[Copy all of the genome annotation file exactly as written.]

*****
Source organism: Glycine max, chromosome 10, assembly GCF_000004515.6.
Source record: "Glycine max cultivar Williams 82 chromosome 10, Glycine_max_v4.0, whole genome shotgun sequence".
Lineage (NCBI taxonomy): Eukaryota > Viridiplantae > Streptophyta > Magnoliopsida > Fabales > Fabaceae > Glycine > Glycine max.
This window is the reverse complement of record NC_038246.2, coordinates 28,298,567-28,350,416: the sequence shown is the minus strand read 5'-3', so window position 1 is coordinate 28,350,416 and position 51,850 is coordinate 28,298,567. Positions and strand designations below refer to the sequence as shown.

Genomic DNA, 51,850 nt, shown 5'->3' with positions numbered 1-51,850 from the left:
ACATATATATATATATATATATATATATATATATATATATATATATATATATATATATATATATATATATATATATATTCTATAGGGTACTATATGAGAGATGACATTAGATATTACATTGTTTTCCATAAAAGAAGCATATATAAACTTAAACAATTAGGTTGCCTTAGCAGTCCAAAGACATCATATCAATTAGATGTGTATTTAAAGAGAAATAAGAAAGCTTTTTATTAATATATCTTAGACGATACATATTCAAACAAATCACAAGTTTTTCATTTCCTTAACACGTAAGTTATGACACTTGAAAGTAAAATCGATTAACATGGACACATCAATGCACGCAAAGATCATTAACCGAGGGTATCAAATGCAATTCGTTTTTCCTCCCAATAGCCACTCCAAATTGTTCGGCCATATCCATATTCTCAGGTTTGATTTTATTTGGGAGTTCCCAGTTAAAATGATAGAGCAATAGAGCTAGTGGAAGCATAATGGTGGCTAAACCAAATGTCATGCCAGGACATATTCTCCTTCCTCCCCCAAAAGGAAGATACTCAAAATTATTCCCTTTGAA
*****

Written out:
Source organism: Glycine max, chromosome 10, assembly GCF_000004515.6.
Source record: "Glycine max cultivar Williams 82 chromosome 10, Glycine_max_v4.0, whole genome shotgun sequence".
Lineage (NCBI taxonomy): Eukaryota > Viridiplantae > Streptophyta > Magnoliopsida > Fabales > Fabaceae > Glycine > Glycine max.
This window is the reverse complement of record NC_038246.2, coordinates 28,298,567-28,350,416: the sequence shown is the minus strand read 5'-3', so window position 1 is coordinate 28,350,416 and position 51,850 is coordinate 28,298,567. Positions and strand designations below refer to the sequence as shown.

Genomic DNA, 51,850 nt, shown 5'->3' with positions numbered 1-51,850 from the left:
ACATATATATATATATATATATATATATATATATATATATATATATATATATATATATATATATATATATATATATATTCTATAGGGTACTATATGAGAGATGACATTAGATATTACATTGTTTTCCATAAAAGAAGCATATATAAACTTAAACAATTAGGTTGCCTTAGCAGTCCAAAGACATCATATCAATTAGATGTGTATTTAAAGAGAAATAAGAAAGCTTTTTATTAATATATCTTAGACGATACATATTCAAACAAATCACAAGTTTTTCATTTCCTTAACACGTAAGTTATGACACTTGAAAGTAAAATCGATTAACATGGACACATCAATGCACGCAAAGATCATTAACCGAGGGTATCAAATGCAATTCGTTTTTCCTCCCAATAGCCACTCCAAATTGTTCGGCCATATCCATATTCTCAGGTTTGATTTTATTTGGGAGTTCCCAGTTAAAATGATAGAGCAATAGAGCTAGTGGAAGCATAATGGTGGCTAAACCAAATGTCATGCCAGGACATATTCTCCTTCCTCCCCCAAAAGGAAGATACTCAAAATTATTCCCTTTGAA